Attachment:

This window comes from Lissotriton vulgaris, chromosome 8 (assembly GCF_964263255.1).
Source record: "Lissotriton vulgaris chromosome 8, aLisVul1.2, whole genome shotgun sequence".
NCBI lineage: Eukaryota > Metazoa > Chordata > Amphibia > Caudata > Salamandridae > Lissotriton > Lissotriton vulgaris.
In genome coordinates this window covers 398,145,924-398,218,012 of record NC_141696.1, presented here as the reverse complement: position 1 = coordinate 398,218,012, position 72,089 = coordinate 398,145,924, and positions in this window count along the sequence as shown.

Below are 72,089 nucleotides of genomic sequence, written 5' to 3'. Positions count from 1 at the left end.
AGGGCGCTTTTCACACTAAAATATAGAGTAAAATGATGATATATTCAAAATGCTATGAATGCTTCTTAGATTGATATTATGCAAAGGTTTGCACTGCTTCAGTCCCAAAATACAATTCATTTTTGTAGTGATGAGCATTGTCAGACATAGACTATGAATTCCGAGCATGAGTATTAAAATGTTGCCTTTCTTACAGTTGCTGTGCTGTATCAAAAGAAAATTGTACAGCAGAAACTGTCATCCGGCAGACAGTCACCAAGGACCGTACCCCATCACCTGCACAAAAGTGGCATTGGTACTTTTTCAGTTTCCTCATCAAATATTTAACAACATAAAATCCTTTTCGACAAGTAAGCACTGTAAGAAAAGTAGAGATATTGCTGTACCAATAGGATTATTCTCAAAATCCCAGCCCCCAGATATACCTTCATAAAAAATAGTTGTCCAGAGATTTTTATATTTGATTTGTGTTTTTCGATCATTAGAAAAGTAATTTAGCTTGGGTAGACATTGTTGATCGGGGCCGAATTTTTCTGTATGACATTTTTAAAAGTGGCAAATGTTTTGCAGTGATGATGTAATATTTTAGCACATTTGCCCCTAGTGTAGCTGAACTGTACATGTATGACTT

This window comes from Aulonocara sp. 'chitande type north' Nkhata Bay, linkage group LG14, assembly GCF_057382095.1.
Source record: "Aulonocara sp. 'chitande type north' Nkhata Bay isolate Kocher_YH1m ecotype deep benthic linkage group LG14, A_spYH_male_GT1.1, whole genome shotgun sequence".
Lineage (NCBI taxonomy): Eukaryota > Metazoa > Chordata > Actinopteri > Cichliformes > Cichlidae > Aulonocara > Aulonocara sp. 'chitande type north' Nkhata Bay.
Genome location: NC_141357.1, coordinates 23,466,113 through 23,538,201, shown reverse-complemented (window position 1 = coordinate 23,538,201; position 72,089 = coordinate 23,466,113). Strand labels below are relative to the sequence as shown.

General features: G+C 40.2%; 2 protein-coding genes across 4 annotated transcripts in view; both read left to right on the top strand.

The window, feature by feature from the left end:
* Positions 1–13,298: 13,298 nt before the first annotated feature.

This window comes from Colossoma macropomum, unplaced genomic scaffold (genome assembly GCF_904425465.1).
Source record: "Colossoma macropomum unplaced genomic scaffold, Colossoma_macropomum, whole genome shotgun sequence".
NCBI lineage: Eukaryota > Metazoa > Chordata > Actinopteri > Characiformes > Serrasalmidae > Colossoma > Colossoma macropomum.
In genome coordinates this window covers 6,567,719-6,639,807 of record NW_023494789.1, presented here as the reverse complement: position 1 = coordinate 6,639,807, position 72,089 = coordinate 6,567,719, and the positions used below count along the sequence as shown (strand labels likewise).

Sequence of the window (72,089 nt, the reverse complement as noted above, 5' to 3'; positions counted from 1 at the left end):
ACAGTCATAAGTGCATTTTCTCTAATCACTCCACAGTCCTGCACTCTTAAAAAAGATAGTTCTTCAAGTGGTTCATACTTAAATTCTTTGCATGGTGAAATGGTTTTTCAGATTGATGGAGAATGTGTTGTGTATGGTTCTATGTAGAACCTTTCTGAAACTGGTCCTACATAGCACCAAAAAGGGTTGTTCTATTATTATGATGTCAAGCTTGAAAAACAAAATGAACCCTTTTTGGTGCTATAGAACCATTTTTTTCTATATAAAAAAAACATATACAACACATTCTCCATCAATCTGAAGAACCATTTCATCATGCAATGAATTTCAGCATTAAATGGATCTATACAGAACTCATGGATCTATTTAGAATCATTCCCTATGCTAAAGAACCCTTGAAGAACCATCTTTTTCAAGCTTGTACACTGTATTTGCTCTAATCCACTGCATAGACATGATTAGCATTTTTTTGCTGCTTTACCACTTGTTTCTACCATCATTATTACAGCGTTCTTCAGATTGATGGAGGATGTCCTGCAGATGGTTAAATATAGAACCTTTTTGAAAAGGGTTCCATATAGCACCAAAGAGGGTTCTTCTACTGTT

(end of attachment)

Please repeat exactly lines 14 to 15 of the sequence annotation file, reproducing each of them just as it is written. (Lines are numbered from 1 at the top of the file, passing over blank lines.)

This window comes from Colossoma macropomum, unplaced genomic scaffold (genome assembly GCF_904425465.1).
Source record: "Colossoma macropomum unplaced genomic scaffold, Colossoma_macropomum, whole genome shotgun sequence".